I don’t how to make this post a sticky but I have answered this several times before. Its a good question so here comes the loooonnng answer:
For well trained endurance athletes, which was what my background as an athlete and coach has been, Z2 IS a dangerous zone to spend too much time in. The reason is this: A well trained endurance athlete will have an aerobic threshold very close to his/her anaerobic or lactate threshold. Often these two important metabolic points will be separated by as little as 6-7% in HR. That is going to be around 10 beats. That gives a very narrow Z3 (Aerobic threshold, recall is at the top of Z2 not as the misprint in the book saying Z1). So when the fit athlete is training near AeT he/she is also training near AnT. AeT running pace will often be within 5% of AnT running pace. For these fit athletes, that’s FAST. Too fast to train a high volume. Even though the metabolic stress is the same for any athlete (fit or not) in this aerobic zone, these speeds impose a very high neuromuscular load that needs more time for recovery. Doing a high volume of Z2 for these folks will lead to overtraining. They need to do most of the aerobic base work in Z1 and then do more high intensity work at Z3 and Z4.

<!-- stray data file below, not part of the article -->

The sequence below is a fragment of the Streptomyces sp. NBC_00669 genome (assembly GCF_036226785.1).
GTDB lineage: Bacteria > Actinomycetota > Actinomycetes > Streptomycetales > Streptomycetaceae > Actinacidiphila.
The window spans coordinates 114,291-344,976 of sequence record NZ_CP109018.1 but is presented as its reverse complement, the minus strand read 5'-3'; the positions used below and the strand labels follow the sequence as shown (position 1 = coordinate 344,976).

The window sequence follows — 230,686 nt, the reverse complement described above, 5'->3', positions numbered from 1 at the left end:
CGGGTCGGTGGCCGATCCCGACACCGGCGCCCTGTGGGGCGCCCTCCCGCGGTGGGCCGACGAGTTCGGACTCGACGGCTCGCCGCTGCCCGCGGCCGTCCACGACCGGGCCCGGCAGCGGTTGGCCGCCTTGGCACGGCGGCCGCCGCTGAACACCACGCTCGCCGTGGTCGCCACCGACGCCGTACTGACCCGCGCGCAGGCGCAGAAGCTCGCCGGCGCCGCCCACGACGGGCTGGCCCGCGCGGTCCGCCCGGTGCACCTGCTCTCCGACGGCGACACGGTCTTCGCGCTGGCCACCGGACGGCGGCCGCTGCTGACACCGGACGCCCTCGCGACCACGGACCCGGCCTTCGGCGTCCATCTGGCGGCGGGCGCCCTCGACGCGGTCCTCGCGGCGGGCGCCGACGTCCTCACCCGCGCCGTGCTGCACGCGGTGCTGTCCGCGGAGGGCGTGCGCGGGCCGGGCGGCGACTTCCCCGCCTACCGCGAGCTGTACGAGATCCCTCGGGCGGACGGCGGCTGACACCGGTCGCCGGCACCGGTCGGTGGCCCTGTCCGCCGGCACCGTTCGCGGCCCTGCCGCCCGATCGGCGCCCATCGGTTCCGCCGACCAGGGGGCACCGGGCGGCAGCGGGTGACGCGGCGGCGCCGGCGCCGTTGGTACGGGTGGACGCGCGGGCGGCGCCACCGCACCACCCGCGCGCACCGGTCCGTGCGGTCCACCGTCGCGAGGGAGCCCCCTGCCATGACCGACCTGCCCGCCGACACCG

However, when a person with aerobic deficiency (ADS) runs at AeT (top of Z2) the pace will be quite slow. Often these folks are dismayed how slow they must run to stay in their aerobic zone. For them the neuromuscular loads are quite low at these slow speeds. So, those with ADS can handle all or nearly all of their aerobic base building work right up at their AeT. For them Z2 is NOT a black hole.
How did this make it into the book? With my rather skewed, high level athlete and coaching experience I was not fully conversant in ADS as it presents in recreational and none endurance athletes. I have learned a lot since that time and now see that in order for those with ADS to see their maximum gains they need to train right near AeT.
I hope this helps